House of Neighborly Service The House of Neighborly Service is a community center that has has been living and loving South Tucson since 1946. We’re getting to know and listening to our enterprising, creative neighbors and we want to do what we can to support their dreams for a local economy and a thriving community that works for everybody. In this work, we are rooted in an inclusive focus on the needs of our community – especially those marginalized by the traditional economy, a commitment to asset-based community development, and the goal of building a sustainable, place-based economy in South Tucson that creates prosperity, peace, justice, freedom and dignity for all. More about the House of Neighborly Service.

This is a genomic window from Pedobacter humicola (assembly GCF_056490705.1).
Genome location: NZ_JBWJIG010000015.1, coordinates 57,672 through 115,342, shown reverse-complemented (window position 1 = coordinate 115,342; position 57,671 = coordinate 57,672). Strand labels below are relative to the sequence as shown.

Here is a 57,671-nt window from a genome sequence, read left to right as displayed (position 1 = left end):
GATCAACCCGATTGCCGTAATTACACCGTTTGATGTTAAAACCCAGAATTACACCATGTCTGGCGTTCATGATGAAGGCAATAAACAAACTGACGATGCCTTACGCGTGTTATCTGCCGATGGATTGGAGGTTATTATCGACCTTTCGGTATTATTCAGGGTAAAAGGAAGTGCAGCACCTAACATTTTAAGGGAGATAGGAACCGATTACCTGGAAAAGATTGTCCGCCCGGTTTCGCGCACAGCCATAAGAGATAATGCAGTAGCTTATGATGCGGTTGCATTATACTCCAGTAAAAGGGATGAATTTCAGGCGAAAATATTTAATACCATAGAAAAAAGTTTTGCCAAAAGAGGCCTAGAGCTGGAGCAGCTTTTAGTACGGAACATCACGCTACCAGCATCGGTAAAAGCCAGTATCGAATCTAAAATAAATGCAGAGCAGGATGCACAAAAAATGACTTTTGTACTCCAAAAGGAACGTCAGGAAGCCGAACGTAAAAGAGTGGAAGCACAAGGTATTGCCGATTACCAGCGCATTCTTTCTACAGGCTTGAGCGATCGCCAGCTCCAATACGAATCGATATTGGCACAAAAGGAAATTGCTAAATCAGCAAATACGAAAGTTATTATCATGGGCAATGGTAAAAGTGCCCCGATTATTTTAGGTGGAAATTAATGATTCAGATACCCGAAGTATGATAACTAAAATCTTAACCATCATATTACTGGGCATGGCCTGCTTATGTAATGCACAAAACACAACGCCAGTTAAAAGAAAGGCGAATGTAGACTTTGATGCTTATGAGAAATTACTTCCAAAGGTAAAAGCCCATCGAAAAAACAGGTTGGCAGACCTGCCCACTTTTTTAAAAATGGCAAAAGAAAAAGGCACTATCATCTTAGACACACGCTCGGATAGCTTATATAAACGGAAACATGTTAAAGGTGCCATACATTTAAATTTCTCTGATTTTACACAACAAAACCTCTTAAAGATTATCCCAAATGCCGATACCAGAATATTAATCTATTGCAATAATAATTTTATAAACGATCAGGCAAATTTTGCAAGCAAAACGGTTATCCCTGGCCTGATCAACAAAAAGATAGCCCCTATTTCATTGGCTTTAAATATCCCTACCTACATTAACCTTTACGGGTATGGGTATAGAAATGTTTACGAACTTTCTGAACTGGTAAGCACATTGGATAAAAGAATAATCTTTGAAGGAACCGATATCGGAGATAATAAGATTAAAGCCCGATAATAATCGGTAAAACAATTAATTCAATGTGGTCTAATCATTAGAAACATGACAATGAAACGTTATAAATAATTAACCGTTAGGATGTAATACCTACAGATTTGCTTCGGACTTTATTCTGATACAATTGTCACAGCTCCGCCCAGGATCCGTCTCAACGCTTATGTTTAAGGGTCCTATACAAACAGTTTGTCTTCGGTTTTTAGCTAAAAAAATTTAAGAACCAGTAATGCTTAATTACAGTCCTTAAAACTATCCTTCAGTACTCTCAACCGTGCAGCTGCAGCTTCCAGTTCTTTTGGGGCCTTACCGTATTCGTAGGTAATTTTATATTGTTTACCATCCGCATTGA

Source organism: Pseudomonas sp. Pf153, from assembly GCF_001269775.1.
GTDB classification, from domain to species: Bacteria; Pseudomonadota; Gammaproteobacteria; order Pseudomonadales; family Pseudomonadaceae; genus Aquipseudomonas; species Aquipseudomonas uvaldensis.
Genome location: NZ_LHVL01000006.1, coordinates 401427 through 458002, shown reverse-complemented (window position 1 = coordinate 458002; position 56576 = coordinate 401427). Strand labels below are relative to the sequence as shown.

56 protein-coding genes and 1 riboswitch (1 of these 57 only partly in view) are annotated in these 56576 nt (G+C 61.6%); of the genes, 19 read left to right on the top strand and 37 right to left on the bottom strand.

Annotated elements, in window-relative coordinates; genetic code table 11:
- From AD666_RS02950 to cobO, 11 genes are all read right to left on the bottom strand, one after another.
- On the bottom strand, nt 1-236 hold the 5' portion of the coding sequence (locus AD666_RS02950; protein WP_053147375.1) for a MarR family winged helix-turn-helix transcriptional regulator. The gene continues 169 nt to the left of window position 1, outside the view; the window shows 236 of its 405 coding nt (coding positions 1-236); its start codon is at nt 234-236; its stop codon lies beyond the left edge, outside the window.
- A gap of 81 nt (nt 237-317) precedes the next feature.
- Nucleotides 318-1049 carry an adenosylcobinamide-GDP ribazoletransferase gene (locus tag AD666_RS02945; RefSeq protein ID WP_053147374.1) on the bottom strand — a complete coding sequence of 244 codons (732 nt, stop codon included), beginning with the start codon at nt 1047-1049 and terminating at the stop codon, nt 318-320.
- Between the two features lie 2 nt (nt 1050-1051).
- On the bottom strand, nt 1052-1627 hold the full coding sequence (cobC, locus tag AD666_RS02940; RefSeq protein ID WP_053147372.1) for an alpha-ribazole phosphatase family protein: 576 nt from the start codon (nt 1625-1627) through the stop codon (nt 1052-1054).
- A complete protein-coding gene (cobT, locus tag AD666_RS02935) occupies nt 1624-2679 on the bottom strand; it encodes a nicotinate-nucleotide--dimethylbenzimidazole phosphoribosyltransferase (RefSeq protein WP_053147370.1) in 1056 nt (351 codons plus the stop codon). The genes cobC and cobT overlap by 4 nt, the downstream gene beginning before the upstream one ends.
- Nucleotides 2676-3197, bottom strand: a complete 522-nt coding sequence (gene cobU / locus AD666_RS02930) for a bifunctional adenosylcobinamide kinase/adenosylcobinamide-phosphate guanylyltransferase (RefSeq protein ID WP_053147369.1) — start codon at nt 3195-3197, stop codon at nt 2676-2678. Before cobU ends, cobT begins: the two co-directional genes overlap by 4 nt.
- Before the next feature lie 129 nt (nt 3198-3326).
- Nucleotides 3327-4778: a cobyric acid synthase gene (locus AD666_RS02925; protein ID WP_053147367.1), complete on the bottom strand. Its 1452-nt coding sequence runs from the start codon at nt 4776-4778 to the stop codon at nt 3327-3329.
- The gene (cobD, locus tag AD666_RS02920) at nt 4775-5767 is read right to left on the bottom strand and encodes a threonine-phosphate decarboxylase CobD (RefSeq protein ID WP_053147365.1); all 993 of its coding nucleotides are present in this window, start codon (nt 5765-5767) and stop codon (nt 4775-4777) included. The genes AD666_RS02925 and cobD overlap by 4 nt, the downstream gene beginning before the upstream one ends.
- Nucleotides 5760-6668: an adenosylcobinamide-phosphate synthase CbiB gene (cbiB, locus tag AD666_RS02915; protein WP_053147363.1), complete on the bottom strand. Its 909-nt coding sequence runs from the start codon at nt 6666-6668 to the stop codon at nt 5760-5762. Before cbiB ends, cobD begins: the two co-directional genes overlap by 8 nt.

Primavera Foundation Volunteers have worked in a variety of positions, from resource specialist to financial education advocate. Primavera provides pathways out of poverty through safe, affordable housing, workforce development and neighborhood revitalization. Primavera promotes economic and social justice while working to build a future in which all people are assured basic human rights, a livable income, and safe, affordable housing. More about Primavera.
Community Home Repair Projects of Arizona (CHRPA) Volunteers work closely with a wide variety of local and national volunteers and staff to provide free home repair to low income and working poor residents of the Tucson valley. Volunteers receive training and provide direct home repair services to a diverse community. More about CHRPA.